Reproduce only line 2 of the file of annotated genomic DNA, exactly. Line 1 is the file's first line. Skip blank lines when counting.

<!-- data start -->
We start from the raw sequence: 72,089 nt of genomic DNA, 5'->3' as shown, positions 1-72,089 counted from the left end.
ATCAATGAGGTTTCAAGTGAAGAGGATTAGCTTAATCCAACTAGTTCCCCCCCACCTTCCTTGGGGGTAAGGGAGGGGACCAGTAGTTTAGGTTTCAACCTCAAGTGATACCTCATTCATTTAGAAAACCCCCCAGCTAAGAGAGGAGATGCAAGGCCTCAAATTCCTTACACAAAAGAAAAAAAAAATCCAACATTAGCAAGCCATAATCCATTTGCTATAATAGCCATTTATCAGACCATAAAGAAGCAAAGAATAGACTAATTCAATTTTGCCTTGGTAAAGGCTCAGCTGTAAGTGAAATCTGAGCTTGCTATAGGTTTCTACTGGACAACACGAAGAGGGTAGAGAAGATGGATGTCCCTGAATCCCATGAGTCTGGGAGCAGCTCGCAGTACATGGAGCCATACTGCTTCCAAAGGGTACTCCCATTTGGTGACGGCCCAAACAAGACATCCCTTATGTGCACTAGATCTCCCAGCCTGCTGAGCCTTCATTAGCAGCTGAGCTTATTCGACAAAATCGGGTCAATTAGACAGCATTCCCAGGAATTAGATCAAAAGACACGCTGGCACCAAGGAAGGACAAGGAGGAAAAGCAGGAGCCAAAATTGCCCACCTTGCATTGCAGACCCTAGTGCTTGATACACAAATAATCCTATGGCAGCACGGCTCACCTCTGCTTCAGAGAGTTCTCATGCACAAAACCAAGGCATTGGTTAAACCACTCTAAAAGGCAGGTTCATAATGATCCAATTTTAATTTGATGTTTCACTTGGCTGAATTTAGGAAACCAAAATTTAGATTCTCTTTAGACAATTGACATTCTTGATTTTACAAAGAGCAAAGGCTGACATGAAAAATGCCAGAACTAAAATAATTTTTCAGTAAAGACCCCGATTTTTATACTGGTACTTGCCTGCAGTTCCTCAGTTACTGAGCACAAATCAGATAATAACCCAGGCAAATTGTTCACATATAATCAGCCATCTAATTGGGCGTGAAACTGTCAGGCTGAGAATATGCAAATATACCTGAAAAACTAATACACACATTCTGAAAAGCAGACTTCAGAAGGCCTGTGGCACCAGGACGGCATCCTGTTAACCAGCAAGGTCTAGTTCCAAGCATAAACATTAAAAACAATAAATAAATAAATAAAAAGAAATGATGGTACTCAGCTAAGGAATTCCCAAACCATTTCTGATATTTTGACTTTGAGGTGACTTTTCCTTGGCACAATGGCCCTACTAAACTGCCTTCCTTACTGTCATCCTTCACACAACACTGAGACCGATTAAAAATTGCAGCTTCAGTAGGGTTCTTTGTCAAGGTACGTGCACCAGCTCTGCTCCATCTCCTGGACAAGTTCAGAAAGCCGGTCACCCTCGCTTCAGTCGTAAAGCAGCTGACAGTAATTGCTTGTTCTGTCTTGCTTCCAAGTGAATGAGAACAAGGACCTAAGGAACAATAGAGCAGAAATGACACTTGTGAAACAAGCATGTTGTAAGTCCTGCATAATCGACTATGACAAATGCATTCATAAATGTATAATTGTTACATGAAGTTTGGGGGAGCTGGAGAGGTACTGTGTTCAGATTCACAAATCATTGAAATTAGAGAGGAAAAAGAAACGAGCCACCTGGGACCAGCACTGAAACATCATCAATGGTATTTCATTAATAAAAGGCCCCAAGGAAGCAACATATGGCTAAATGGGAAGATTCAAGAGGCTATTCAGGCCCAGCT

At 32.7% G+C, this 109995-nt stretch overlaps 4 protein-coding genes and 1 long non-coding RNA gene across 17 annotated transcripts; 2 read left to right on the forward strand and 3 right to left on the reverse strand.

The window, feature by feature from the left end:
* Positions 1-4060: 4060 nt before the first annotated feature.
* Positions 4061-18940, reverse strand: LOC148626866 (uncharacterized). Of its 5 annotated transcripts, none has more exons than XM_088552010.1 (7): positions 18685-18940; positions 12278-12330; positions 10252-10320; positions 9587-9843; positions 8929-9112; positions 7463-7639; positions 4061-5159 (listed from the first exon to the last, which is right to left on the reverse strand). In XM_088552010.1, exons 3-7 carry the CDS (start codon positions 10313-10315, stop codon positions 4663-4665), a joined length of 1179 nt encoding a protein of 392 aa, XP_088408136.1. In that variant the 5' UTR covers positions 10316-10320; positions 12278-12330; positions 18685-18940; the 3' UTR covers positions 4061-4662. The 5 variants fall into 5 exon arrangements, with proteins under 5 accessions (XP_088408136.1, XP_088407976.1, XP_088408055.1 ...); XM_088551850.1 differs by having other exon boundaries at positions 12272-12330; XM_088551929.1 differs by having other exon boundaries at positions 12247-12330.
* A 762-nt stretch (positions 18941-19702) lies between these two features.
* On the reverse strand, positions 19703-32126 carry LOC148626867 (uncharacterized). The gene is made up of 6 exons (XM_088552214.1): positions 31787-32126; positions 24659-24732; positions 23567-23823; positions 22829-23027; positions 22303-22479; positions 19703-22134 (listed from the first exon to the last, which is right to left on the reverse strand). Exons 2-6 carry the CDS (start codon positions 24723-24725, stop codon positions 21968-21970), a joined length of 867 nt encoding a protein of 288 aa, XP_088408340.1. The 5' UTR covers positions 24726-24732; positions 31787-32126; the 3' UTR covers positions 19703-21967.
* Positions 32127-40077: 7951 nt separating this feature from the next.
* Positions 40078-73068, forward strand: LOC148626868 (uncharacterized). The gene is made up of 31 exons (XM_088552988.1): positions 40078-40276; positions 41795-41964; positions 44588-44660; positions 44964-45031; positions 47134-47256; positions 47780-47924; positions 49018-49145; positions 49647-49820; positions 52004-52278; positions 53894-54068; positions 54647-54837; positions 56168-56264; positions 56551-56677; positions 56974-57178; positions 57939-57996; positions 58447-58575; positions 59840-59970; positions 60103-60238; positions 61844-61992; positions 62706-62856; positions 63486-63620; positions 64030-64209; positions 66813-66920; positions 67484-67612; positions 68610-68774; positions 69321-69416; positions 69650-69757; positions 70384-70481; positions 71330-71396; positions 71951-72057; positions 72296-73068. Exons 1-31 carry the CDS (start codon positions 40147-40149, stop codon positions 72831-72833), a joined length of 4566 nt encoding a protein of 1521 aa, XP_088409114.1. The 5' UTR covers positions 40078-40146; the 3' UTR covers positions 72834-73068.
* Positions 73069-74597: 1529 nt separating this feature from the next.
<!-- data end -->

ATCAATGAGGTTTCAAGTGAAGAGGATTAGCTTAATCCAACTAGTTCCCCCCCACCTTCCTTGGGGGTAAGGGAGGGGACCAGTAGTTTAGGTTTCAACCTCAAGTGATACCTCATTCATTTAGAAAACCCCCCAGCTAAGAGAGGAGATGCAAGGCCTCAAATTCCTTACACAAAAGAAAAAAAAAATCCAACATTAGCAAGCCATAATCCATTTGCTATAATAGCCATTTATCAGACCATAAAGAAGCAAAGAATAGACTAATTCAATTTTGCCTTGGTAAAGGCTCAGCTGTAAGTGAAATCTGAGCTTGCTATAGGTTTCTACTGGACAACACGAAGAGGGTAGAGAAGATGGATGTCCCTGAATCCCATGAGTCTGGGAGCAGCTCGCAGTACATGGAGCCATACTGCTTCCAAAGGGTACTCCCATTTGGTGACGGCCCAAACAAGACATCCCTTATGTGCACTAGATCTCCCAGCCTGCTGAGCCTTCATTAGCAGCTGAGCTTATTCGACAAAATCGGGTCAATTAGACAGCATTCCCAGGAATTAGATCAAAAGACACGCTGGCACCAAGGAAGGACAAGGAGGAAAAGCAGGAGCCAAAATTGCCCACCTTGCATTGCAGACCCTAGTGCTTGATACACAAATAATCCTATGGCAGCACGGCTCACCTCTGCTTCAGAGAGTTCTCATGCACAAAACCAAGGCATTGGTTAAACCACTCTAAAAGGCAGGTTCATAATGATCCAATTTTAATTTGATGTTTCACTTGGCTGAATTTAGGAAACCAAAATTTAGATTCTCTTTAGACAATTGACATTCTTGATTTTACAAAGAGCAAAGGCTGACATGAAAAATGCCAGAACTAAAATAATTTTTCAGTAAAGACCCCGATTTTTATACTGGTACTTGCCTGCAGTTCCTCAGTTACTGAGCACAAATCAGATAATAACCCAGGCAAATTGTTCACATATAATCAGCCATCTAATTGGGCGTGAAACTGTCAGGCTGAGAATATGCAAATATACCTGAAAAACTAATACACACATTCTGAAAAGCAGACTTCAGAAGGCCTGTGGCACCAGGACGGCATCCTGTTAACCAGCAAGGTCTAGTTCCAAGCATAAACATTAAAAACAATAAATAAATAAATAAAAAGAAATGATGGTACTCAGCTAAGGAATTCCCAAACCATTTCTGATATTTTGACTTTGAGGTGACTTTTCCTTGGCACAATGGCCCTACTAAACTGCCTTCCTTACTGTCATCCTTCACACAACACTGAGACCGATTAAAAATTGCAGCTTCAGTAGGGTTCTTTGTCAAGGTACGTGCACCAGCTCTGCTCCATCTCCTGGACAAGTTCAGAAAGCCGGTCACCCTCGCTTCAGTCGTAAAGCAGCTGACAGTAATTGCTTGTTCTGTCTTGCTTCCAAGTGAATGAGAACAAGGACCTAAGGAACAATAGAGCAGAAATGACACTTGTGAAACAAGCATGTTGTAAGTCCTGCATAATCGACTATGACAAATGCATTCATAAATGTATAATTGTTACATGAAGTTTGGGGGAGCTGGAGAGGTACTGTGTTCAGATTCACAAATCATTGAAATTAGAGAGGAAAAAGAAACGAGCCACCTGGGACCAGCACTGAAACATCATCAATGGTATTTCATTAATAAAAGGCCCCAAGGAAGCAACATATGGCTAAATGGGAAGATTCAAGAGGCTATTCAGGCCCAGCT